A few hours from the amazing outcome of the Route du Rhum and the fierce fight that is currently being played out between François Gabart and Francis Joyon, lots of people are wondering about the MACIF trimaran’s average speeds. Below is an update on the damage on board.
At 4.00 pm (UTC+1) this Sunday, 11 November, François Gabart was still leading the Route du Rhum, with roughly 50 nautical miles to go before clearing the tête à l’Anglais and starting to go round the island, a last tactical effort that will take around five hours.
And we are seeing an amazing battle between the IDEC Sport trimaran, record holder of the Jules Verne Trophy in 40 days, and the MACIF trimaran, record holder of the round the world single-handed in 42 days.
The two big low-pressure areas that had such a dramatic effect in the early hours of the race, and which caused structural damage to the Maxi Edmond-de-Rothschild, Sobebo Ultim and the Maxi Banque Populaire, have not left the MACIF trimaran unscathed. François Gabart has had more disabling problems in six days than in the 42 days of the round the world. Here are some of the problems the MACIF trimaran and its skipper have encountered:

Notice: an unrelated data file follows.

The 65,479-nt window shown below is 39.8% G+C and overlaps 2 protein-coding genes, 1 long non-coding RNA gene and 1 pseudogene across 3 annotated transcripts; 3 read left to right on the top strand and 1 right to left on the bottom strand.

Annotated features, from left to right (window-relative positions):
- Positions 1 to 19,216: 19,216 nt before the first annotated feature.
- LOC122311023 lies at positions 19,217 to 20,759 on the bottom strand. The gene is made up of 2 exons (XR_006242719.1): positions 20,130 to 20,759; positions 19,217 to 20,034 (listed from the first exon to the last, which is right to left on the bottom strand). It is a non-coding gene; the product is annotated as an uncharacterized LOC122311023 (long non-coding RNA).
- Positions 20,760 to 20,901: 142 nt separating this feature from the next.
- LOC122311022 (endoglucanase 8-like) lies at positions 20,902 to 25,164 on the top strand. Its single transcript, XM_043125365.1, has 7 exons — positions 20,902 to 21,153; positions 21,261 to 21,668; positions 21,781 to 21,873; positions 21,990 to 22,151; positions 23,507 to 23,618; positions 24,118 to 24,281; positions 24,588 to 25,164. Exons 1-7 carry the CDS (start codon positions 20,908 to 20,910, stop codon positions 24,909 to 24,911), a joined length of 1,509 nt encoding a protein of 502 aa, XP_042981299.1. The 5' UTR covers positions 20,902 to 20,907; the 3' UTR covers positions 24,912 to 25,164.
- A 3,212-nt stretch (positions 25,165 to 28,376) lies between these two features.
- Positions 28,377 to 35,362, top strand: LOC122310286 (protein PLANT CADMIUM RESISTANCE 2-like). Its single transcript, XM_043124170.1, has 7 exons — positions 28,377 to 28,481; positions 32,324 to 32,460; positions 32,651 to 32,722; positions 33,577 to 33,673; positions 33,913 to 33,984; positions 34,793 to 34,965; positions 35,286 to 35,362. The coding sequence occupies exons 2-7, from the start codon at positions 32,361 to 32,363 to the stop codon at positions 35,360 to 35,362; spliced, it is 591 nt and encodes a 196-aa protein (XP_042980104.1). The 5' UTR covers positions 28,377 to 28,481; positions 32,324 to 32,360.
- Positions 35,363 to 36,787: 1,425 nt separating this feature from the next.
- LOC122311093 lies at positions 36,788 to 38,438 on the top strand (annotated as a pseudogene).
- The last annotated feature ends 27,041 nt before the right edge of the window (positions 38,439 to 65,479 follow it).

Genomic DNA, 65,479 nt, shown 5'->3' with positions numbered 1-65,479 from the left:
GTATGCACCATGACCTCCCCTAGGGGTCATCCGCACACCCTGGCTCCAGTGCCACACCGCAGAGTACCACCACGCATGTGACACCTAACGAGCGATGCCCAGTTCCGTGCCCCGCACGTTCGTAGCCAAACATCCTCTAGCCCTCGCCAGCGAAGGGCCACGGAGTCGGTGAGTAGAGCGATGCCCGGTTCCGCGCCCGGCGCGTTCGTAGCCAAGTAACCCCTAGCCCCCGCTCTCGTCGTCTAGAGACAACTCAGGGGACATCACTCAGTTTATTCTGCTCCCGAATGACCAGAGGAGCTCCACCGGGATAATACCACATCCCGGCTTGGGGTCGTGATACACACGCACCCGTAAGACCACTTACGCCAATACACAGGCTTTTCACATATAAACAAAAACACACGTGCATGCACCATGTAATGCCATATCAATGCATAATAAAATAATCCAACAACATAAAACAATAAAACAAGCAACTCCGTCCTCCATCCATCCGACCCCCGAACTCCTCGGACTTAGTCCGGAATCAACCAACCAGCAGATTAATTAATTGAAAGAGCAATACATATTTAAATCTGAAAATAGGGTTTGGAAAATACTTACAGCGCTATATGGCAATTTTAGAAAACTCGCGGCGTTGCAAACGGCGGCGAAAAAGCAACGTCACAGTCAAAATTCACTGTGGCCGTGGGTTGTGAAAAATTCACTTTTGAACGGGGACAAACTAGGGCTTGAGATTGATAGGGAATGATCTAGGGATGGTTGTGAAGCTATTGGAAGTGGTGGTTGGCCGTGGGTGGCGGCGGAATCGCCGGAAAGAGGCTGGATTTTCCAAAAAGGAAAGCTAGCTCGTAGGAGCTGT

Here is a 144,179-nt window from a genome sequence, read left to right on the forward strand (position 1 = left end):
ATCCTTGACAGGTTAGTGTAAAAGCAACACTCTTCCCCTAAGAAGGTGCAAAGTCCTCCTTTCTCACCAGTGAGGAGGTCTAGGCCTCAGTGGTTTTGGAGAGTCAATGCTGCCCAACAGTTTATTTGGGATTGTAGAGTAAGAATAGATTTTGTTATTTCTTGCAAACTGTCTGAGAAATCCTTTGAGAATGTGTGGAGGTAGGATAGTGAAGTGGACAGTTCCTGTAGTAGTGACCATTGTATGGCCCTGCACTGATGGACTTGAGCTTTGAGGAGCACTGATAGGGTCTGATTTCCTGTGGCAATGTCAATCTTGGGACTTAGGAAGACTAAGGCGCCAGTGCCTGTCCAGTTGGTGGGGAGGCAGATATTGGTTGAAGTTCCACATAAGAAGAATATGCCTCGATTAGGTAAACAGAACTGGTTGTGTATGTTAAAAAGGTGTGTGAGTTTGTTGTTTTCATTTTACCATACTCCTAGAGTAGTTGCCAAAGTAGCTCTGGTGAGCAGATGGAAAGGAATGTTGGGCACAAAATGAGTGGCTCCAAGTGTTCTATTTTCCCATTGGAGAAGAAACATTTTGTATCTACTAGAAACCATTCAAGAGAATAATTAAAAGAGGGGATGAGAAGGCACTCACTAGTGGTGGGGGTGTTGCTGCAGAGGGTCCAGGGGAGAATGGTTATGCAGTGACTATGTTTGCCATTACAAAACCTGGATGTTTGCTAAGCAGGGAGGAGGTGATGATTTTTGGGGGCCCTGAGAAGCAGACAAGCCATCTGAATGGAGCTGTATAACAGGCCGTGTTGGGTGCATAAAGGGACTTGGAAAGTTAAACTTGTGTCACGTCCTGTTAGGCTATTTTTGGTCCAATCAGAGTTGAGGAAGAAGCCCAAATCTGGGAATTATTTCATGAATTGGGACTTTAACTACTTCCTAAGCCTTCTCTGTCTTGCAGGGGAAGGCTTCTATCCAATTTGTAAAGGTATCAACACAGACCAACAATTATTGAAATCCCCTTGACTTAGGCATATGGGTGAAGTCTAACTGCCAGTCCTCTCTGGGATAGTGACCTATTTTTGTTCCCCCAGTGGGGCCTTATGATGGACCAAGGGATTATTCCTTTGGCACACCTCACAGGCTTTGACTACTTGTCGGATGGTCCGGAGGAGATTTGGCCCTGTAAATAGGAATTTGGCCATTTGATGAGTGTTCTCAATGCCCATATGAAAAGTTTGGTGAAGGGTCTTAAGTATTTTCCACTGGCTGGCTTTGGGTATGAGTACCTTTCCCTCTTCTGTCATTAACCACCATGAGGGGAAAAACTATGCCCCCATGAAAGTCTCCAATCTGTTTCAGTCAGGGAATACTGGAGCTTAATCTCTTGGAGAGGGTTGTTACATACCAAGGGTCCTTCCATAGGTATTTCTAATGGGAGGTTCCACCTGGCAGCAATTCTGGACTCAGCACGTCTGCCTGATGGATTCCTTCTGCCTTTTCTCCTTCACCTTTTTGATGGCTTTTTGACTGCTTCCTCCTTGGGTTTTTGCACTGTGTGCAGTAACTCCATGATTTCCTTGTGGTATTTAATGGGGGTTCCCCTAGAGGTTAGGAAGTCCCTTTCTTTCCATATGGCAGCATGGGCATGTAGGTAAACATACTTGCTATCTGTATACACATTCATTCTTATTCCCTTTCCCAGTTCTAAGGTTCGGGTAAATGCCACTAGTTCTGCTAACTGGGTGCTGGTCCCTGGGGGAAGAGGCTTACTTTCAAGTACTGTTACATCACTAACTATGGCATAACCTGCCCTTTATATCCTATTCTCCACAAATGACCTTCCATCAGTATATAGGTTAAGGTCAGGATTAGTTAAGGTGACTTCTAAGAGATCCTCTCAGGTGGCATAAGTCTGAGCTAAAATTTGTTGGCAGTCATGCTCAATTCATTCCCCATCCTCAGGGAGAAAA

– First night. When he left Brittany, François had to deal with a J3 actuator problem; the small forward sail on which he was relying to cross the two big low areas. This required him to try and find a new electrical actuator local to him, like these from Tameson if he wished to continue on.
– Monday night. François realised that he no longer had his foil on the starboard float. There is virtually no collateral damage, since the foil did not touch either the hull or the starboard rudder when it fell. The only concern was that the casing was not blocked.
– Tuesday morning. François hears a crack. As he was sailing along the Spanish coast, he lost his port rudder, which was cut off below the rudder head.
“Consequently,” said Thomas Normand, in charge of the MACIF trimaran’s technical team, “there can be no last inkling of a doubt regarding François’ commitment in each race, and not the slightest hint of him letting go. The difficulty pushes, stimulates and drives him to make an even greater effort. He is never on his knees. He has always trusted his weather unit and his technical team. His obsession is to continue to make headway.“
– Tuesday. After the first low had passed, François also had to cope with mainsail batten problems, which broke in the strength of the swell and the wind. He had to repair the 3rd batten and he removed the 4th.
“François never gives in,” says Thomas Normand. “The loss of the foil did not cause sufficient damage to force him to retire. Naturally, these hitches have had an impact on the MACIF trimaran’s performance, but she is still fighting for a win, and the sail round Guadeloupe is all set to be a legendary finish!“